6. The last paragraph hits like a ton of bricks. The image of the phantom leaf effect, that resonates with your husband’s death, and despite the grinding, long walk of grief light enters.

    Here’s a poem I wrote a long while ago that might converse with this, though not as powerfully.

    Hired to Do Archeology
    Clermont, New York

    The Hudson looks chipped like glass
    we’ve been finding in the pits–shattered
    in odd curves by a very hot flame.
    Some days I see pearls, boiled over.
    Other days the river chips the obsidian edge
    of a bottle, or pares conchoidal flint.

    Sometimes I muse glass pieces we find
    could be chunks of the river mined
    and later tossed from the mansion.

    The frosted glass cools
    our fingers like summer water.
    It’s cheap in the ground,
    unless it’s a candlestick base
    wrapped with air bubbles,
    or the stem of a wine glass
    with a twisted gauze stair.

    Because they’re broken,
    the wine glass, the candlestick, the window pane
    seem sturdier than when they bore
    wine, and flame, and a view.

    I want to say I’m sorry for your loss. Ten years isn’t long in the ways of grief, but I am glad R is there. As I said that last paragraph wallops with grief and with hope.

    My husband Bruce, is also cutting pines around our farm. The drought got them and I suspect Round Up and some worm. He quietly goes out and does his work. Then when the days are still, burns the branches. Like you I like the view they open up to a tree line which reminds me of a tree line we looked to on the farm where I grew up. They say the old garden was here. I would like to see if blueberries will grown in the piney soil.

    Thank you for the great writing. I’m glad I found you.

    Katie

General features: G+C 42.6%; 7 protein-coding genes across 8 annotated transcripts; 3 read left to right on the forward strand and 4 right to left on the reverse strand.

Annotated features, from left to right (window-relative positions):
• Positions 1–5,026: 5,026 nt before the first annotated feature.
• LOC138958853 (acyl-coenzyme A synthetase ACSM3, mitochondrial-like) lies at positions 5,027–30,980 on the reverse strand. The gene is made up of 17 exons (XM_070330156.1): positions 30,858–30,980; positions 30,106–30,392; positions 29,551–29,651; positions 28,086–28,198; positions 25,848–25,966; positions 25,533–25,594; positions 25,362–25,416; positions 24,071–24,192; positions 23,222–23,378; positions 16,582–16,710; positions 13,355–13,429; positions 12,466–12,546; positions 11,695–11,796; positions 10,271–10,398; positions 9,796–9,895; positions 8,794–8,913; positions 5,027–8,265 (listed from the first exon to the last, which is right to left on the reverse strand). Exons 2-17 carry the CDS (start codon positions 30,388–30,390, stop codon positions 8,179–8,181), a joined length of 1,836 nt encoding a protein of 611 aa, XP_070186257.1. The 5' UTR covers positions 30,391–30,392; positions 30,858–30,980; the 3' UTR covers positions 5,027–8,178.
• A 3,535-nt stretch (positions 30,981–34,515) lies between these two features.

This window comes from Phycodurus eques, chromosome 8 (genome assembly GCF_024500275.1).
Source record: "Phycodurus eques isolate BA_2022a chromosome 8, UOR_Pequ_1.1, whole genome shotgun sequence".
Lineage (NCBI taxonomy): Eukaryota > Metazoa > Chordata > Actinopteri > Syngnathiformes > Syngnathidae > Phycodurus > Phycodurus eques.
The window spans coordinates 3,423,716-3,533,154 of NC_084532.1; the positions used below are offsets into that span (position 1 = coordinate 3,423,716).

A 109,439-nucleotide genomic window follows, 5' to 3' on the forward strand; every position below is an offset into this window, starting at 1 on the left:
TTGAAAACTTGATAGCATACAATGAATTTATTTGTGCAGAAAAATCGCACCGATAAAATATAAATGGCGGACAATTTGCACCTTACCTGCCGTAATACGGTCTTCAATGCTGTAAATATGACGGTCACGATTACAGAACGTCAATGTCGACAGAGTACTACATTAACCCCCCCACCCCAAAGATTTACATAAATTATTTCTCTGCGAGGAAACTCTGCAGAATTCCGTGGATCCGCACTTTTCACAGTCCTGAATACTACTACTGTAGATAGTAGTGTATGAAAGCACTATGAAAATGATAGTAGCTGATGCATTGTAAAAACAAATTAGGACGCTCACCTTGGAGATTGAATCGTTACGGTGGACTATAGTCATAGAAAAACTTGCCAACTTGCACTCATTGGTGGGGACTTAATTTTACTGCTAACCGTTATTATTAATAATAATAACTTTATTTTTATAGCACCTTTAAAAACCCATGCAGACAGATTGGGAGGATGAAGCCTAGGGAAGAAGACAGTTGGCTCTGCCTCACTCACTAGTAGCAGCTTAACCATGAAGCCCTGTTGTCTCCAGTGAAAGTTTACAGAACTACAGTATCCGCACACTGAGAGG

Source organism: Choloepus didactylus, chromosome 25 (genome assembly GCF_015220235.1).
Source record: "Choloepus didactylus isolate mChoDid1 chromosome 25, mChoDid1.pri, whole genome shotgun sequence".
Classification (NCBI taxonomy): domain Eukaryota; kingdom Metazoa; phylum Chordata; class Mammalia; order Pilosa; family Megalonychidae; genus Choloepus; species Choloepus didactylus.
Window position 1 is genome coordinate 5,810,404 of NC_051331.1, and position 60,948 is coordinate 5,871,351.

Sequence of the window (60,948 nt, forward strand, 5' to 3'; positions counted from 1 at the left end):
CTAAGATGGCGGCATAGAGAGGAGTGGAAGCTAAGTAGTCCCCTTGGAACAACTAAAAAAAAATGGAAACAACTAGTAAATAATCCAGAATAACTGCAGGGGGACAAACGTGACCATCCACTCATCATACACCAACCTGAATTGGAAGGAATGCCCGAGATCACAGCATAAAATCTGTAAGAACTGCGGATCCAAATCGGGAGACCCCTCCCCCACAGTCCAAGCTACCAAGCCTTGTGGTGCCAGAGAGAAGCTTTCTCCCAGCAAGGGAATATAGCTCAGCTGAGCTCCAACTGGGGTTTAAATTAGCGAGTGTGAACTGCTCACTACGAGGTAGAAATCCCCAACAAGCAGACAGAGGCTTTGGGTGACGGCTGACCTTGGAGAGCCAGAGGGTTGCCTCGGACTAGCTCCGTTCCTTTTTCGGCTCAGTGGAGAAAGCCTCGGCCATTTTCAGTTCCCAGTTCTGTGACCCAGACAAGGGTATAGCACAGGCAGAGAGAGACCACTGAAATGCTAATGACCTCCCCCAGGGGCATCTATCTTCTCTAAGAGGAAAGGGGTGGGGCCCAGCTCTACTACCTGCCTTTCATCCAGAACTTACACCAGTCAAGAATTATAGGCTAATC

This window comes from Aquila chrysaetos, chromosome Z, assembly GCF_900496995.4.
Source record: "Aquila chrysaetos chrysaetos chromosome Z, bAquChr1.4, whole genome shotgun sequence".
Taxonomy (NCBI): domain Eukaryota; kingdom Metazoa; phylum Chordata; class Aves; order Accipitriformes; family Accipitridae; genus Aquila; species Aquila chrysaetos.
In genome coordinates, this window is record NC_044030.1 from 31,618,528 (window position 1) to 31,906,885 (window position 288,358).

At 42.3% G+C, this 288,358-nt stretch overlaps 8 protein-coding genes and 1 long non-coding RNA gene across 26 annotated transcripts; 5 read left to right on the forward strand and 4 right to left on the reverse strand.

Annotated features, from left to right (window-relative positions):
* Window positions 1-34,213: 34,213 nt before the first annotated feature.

http://www.katieandraski.com

  7. Lea Sylvestro says:

    A beautiful piece and closing. Trees are extraordinary beings and I know exactly how you feel – have written several pieces on cutting down an apple tree that used to be in our back yard. There is such a distinctive feeling to this time of year and I can imagine how the light and feel of the air connect you to that terrible time. But I love that you are remembering the man before the darkness, that those memories are filling in some of that painful space.

  8. Tricia says:

    I like that idea – a collection of nature essays! I think I read every nature writer around, when I was a teen. I thought May Sarton had a dream life – although I was a kid and she was ‘old’. Hmm. Maybe I knew where I was headed way back then. Thanks Elissa!

  9. Tricia says:

    Likewise, Katie – so glad to read your work – something always makes me catch my breath a bit. This poem is lovely. And your prose is so rich with poetry – I think that’s where that breathless effect comes in.
    And your kind words about my writing touch me. Thank you!
    Tricia

  10. Tricia says:

    xxx

  11. Tricia says:

    I remember reading about you and your trees. Of course you get this – with your great love of nature and home. Am hard at work with your great critique btw.
    xxxx

  12. tea_austen says:

    I find pruning such an interesting concept–cutting back, killing off as it were, in order to promote greater life. It’s something I struggle through as a gardener–I wrote about it in the book I just turned in–but it feels like an annual lesson I need to learn. I always end up thinking about what in my life needs to be pruned to make way for greater light and new growth.
    I had to cut my wisteria back so hard this year, to correct some bad growth patterns I hadn’t caught earlier. Felt awful at the time, but it’s now leafing out and looking much better.
    I hope your maples thrive. And a reading nook! (swoon).

  13. Tricia says:

    I did once cut back a Lilac so severely it never did come back – so there’s also that risk I worry about! A bit like writing, I often feel like an amateur out there!